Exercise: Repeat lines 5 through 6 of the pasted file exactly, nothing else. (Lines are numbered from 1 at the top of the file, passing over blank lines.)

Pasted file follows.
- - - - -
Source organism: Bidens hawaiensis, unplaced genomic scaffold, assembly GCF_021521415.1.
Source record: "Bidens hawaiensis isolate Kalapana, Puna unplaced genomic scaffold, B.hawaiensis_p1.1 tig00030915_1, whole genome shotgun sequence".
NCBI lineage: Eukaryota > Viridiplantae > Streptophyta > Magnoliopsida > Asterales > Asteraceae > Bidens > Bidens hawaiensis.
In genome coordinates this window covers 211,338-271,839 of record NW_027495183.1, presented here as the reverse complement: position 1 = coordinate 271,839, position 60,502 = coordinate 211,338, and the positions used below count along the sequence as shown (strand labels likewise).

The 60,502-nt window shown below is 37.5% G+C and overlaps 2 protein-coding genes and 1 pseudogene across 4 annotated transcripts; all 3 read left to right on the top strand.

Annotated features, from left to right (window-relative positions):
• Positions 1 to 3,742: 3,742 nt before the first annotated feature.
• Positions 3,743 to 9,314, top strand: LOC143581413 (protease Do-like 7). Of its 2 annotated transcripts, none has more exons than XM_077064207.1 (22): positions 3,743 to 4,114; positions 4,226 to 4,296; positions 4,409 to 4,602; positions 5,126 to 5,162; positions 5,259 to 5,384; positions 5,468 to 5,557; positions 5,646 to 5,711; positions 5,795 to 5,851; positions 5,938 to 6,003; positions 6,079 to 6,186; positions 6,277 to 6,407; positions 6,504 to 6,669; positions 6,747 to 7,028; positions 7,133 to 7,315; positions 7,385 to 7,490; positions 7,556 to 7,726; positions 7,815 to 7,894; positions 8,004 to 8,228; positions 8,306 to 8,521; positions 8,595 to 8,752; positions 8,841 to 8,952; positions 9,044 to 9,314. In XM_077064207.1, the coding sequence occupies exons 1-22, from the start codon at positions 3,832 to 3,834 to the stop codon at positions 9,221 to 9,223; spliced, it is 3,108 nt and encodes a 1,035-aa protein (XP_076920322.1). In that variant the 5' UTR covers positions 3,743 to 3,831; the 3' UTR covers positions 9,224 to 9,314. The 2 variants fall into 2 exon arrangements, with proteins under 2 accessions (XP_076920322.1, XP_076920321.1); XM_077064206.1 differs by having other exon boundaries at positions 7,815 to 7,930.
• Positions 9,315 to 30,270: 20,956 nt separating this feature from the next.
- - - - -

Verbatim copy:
The 60,502-nt window shown below is 37.5% G+C and overlaps 2 protein-coding genes and 1 pseudogene across 4 annotated transcripts; all 3 read left to right on the top strand.

Annotated features, from left to right (window-relative positions):